Obama Supposedly Stands With Israel, But Will Our Pro-Palestinian Press?
ABC's Jake Tapper reported Tuesday that the Obama administration is going to support Israel in the wake of international outrage over the flotilla incident off the coast of Gaza Monday morning.
If Tapper is correct, one has to wonder whether the typically pro-Palestinian media here in America will stand with the President on this one.
Such seems especially intriguing given Obama's plummeting approval ratings and his increasingly frosty relations with press members that helped him get elected two years ago but now feel he's snubbing them at every turn.
The senior administration official says that President Obama spoke to Israeli Prime Minister Benjamin Netanyahu three times on Monday. Mr. Obama pushed the notion that last night - as the United Nations Security Council met to issue a statement about the incident - was the moment when the US had maximum leverage, that the longer the statement was being debated the worse it would ultimately be for Israel.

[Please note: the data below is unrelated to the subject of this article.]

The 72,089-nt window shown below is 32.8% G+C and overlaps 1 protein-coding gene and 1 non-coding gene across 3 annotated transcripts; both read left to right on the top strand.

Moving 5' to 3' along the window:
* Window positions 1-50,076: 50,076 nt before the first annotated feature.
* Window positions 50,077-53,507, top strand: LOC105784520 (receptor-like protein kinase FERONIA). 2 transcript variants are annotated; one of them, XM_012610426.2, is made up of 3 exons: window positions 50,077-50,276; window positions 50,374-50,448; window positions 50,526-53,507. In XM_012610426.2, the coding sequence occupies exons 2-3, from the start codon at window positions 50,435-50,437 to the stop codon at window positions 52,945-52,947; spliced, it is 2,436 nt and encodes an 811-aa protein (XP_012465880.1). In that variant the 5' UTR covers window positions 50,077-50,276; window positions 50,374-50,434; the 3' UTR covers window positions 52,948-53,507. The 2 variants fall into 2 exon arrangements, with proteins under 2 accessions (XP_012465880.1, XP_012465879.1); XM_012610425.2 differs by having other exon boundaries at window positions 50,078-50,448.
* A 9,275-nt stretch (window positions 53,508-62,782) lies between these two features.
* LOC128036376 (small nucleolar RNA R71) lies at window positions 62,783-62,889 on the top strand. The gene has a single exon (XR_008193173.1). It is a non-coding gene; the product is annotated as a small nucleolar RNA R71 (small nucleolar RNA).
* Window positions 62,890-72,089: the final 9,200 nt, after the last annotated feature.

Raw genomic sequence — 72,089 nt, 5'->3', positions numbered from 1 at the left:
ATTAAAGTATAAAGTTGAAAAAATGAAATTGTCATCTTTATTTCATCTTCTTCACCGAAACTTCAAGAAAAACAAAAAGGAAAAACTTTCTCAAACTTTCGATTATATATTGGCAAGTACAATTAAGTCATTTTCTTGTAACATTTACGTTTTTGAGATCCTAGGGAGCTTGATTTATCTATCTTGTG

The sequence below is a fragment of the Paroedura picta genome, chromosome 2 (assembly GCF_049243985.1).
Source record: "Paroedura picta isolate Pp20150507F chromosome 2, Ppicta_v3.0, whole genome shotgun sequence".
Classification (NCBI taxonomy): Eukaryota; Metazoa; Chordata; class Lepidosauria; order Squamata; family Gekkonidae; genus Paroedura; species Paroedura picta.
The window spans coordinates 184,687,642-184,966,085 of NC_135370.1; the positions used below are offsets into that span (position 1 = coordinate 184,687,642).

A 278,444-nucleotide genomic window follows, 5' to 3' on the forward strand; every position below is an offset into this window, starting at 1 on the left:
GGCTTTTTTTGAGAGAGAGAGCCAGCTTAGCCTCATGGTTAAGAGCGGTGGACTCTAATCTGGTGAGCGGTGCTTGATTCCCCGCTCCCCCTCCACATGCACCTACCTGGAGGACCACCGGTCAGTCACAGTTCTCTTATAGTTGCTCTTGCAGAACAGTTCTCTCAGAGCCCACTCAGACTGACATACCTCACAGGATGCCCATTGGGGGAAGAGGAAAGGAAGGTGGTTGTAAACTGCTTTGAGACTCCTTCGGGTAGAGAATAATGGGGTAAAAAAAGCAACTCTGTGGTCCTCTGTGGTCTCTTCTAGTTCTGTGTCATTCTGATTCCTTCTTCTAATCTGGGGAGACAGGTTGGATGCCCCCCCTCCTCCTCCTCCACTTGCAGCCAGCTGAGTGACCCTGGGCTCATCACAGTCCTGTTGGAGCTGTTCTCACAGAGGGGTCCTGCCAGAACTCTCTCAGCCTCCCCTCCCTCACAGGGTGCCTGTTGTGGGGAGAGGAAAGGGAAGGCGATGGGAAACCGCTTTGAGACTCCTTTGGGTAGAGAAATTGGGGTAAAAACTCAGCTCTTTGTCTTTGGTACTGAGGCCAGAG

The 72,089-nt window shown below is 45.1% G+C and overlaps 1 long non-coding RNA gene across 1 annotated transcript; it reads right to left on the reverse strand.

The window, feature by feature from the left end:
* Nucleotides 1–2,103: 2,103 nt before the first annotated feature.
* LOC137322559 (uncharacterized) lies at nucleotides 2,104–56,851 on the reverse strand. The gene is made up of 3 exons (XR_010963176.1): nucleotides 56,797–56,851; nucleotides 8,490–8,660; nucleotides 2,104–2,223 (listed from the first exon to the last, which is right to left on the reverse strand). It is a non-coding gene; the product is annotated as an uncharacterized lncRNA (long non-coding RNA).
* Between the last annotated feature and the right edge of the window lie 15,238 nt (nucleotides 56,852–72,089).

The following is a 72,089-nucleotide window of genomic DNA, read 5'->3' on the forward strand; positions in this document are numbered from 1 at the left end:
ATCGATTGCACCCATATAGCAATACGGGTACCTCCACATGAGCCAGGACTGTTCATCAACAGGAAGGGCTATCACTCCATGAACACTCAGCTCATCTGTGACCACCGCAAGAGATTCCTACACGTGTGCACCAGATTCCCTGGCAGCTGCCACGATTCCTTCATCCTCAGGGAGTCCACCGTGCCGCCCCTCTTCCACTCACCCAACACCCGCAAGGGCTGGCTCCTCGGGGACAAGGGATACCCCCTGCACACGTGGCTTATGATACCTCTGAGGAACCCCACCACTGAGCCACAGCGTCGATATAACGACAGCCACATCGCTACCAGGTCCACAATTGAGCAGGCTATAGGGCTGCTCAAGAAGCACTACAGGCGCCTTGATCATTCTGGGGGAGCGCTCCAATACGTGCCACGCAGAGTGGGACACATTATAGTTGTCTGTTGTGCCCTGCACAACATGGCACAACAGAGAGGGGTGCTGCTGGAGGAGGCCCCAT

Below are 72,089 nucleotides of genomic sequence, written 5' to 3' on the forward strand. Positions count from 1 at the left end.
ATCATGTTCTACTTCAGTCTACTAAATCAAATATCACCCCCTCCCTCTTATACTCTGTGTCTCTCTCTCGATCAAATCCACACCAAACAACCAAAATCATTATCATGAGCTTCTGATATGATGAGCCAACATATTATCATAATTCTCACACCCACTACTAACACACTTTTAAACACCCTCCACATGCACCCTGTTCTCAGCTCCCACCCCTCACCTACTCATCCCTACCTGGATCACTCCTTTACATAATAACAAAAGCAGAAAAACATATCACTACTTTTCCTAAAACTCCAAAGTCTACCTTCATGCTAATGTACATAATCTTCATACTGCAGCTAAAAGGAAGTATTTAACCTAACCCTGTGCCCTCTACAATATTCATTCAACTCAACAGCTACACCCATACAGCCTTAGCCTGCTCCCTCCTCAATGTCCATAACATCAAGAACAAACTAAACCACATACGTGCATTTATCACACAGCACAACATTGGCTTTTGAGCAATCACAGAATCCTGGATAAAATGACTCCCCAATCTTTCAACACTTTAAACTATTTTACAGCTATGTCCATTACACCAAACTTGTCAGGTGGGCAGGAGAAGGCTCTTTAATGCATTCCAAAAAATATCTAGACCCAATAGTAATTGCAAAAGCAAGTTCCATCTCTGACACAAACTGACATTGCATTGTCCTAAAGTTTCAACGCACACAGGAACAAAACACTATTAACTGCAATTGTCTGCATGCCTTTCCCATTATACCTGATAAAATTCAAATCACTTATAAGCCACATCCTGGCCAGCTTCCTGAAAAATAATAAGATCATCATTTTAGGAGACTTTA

Ultimately, as the statement was negotiated over night, the US succeeded in making it more neutral where other nations wanted it to criticize and condemn Israel.
The statement expresses that the "Security Council deeply regrets the loss of life and injuries resulting form the use of force during the Israeli military operation in international waters against the convoy sailing to Gaza," but more generally condemns "those acts which resulted in the loss" of lives - leaving matters of blame vague.
The US also pushed for language conveying that it's acceptable for the Israelis to conduct their own investigation into the matter as long as the investigation is "prompt, impartial, credible and transparent." Other countries were pushing for an independent investigation, perhaps by the UN itself.
Tapper later updated his piece to include the draft of the U.N. resolution to support his view. Assuming he's correct, one first has to wonder what led Obama to this conclusion.
Certainly, the cover story from the White House might be that it doesn't want to further isolate Israel for fear that doing so would endanger a peace process so dear to the Administration. Let's understand that this flotilla incident comes at a horrible time for Obama:
- His favorability rating is now at an all-time low as is support for his healthcare initiative